Secrets of Prince Philip’s funeral from custom Land Rover to nod to navy years

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The Duke of Edinburgh reportedly made a lot of plans for his funeral in the weeks leading up to his passing which highlighted his valuable service to the country.

Prince Philip, who was aged 99 when he passed away on April 9, 2021, devoted years of his life to the Royal Navy and being Queen Elizabeth's loving husband and consort.

He was a decorated military hero and a record breaker as he became the longest-serving consort to the longest-serving monarch in British history.

So, despite saying he didn't want any fuss, he still managed to add secret personal touches to his funeral that were revealed on Channel 5's Secrets of The Royal Palaces.

The custom Land Rover hearse

Prince Philip's custom-built Land Rover hearse started off as an inside joke with the Queen in the 80s but the specially-modified Defender was used to transport his coffin to Windsor Castle to be laid to rest.

Reports say the Duke joked with her majesty when planning his funeral more than 30 years ago, saying "when I'm gone just throw me in the back of a Land Rover".

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The Queen's husband of 73 years worked on the project to custom-build the TD5 130 chassis cab for 16 years and saw him request it repainted in military green with special "stops" to secure his coffin in place.

He also designed the open-top rear and only made the final adjustments in 2019.

Empty riding carriage

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In the Prince's funeral procession, an empty riding carriage that contained a flat cap, whip, riding gloves and a tub of sugar cubes, paying homage to his passion for carriage driving.

Journalist and author Victoria Murphy told Secrets of the Royal Palaces: "It was never really a big part of his public life. It was a private interest.

"But I think just how important that was to him came to the fore during the funeral as it was also a passion he shared with friends and family."

Following the funeral, Prince Philip's favourite ponies and carriage was passed on to his granddaughter, Lady Louise who shares his love for riding.

Prince Philip's personal flag

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During the funeral procession, Prince Philip's coffin was draped with a personal flag that signified his identity.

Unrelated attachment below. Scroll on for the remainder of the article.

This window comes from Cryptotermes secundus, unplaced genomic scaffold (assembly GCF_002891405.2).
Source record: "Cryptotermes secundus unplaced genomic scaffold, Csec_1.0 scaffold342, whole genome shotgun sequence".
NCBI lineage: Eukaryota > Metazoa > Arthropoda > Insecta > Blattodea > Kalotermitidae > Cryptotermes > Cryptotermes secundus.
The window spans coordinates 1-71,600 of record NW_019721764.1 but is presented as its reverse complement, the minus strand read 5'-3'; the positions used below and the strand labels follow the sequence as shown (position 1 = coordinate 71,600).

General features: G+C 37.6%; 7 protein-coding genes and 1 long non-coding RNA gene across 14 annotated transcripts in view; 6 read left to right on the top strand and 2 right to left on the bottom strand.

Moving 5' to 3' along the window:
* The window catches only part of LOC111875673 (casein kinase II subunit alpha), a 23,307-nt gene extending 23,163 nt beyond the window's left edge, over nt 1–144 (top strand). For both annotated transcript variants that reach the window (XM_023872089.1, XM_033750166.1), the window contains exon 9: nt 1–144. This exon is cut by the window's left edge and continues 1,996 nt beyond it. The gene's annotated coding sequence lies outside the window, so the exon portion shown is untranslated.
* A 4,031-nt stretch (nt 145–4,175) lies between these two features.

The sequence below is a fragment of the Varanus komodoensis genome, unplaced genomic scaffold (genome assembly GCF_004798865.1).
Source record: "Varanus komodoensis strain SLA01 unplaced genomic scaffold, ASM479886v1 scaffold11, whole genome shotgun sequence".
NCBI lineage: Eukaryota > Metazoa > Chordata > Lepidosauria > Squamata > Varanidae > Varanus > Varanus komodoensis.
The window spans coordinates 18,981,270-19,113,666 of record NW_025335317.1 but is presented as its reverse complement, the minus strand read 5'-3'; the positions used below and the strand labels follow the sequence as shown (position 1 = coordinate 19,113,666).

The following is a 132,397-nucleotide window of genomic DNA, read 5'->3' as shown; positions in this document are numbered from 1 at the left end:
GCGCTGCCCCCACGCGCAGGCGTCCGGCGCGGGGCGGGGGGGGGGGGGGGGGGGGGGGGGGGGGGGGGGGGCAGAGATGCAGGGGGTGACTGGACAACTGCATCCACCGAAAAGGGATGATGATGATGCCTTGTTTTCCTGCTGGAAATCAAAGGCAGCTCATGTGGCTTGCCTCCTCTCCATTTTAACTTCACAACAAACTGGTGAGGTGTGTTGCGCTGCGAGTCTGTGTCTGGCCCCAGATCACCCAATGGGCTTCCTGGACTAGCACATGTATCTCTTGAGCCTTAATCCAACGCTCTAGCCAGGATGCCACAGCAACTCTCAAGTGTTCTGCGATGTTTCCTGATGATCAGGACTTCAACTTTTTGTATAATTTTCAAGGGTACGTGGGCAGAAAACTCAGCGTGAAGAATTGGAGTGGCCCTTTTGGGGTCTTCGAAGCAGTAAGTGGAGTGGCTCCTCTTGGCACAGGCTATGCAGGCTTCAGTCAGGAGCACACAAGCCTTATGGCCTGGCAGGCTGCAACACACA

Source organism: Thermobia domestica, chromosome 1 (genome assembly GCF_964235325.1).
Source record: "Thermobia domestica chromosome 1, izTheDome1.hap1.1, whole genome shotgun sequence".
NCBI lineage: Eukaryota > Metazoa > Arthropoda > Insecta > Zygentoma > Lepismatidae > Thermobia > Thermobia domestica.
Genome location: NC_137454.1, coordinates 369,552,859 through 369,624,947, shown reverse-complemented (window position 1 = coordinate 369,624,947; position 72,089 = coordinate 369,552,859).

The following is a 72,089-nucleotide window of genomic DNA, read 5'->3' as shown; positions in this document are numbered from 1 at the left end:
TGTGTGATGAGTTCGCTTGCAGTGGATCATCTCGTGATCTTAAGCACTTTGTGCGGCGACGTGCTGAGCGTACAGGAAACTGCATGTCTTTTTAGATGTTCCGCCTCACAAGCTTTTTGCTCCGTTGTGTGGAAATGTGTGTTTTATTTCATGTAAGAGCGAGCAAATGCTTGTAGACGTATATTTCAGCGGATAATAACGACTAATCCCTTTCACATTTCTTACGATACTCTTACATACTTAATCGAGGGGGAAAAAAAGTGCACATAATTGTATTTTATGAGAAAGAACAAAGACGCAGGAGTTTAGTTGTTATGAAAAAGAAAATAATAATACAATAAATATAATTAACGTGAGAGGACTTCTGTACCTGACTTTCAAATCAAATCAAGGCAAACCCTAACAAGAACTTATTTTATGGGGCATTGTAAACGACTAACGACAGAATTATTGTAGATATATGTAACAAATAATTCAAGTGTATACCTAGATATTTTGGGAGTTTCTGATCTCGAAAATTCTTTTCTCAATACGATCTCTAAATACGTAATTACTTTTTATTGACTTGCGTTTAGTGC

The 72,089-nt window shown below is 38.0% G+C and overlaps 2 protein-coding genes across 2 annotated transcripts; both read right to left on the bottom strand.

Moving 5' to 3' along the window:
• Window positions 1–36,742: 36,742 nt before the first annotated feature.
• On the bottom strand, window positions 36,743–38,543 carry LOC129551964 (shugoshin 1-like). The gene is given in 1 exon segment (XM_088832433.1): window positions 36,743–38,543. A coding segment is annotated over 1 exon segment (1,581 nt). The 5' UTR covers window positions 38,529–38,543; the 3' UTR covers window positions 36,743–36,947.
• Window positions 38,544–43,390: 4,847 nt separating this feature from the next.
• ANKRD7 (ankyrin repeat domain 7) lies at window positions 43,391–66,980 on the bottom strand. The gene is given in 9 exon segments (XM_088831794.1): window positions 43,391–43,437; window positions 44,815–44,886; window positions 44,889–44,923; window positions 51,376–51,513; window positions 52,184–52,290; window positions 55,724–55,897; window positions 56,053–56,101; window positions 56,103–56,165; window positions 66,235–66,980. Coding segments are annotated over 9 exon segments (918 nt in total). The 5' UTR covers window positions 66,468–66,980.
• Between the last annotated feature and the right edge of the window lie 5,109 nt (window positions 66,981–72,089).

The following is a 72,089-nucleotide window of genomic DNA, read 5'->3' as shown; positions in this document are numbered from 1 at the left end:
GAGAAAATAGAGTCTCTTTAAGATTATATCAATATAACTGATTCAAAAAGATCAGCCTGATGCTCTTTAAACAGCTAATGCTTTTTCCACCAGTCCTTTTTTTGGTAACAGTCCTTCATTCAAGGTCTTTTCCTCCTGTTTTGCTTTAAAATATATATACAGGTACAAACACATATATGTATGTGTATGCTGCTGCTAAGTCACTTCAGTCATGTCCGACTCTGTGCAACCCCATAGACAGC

The flag was quartered with three lions from the Danish coat of arms, the white cross of the Greek flag, an image of Edinburgh Castle and the black and white stripes of the Mountbatten family.

Royal commentator Daisy McAndrew explained: "His standard, his flag reflecting all elements of his personal life, his Greek heritage, his Danish heritage, the Mountbatten family which was so important to him, and finally Edinburgh, as the Duke of Edinburgh were all things he was proud of.

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Ceremonial navy whistles

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A Royal Navy piping party on boatswain’s whistles performed nautical gangway custom as the duke’s modified Land Rover hearse stopped at the doors of St. George's Chapel in Windsor Castle.

The documentary claims the sound was planned to honour the Duke's service in the Royal Navy.

The longest-serving consort in British history began his naval career in May 1939 before joining the battleship HMS Ramillies in 1940, spending six months in the Indian Ocean, aged just 19.

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In 1941, he served on the HMS Valiant in Alexandria and two months later was given honourable mentions for his actions in the Battle of Matapan during the Second World War after spotting an unexpected enemy vessel, later he was awarded the Greek War Cross of Valour.

Philip later rose through the ranks becoming one of the youngest officers in the Royal Navy to be made the First Lieutenant and second-in-command the HMS Wallace.

His active naval career ended in July 1951, the following year he was appointed Admiral of the Sea Cadet Corps, Colonel-in-Chief of the Army Cadet Force and Air Commodore-in-Chief of the Air Training Corps.

Find out more Secrets of the Royal Palaces from Channel 5 at 8.30pm on Saturday.

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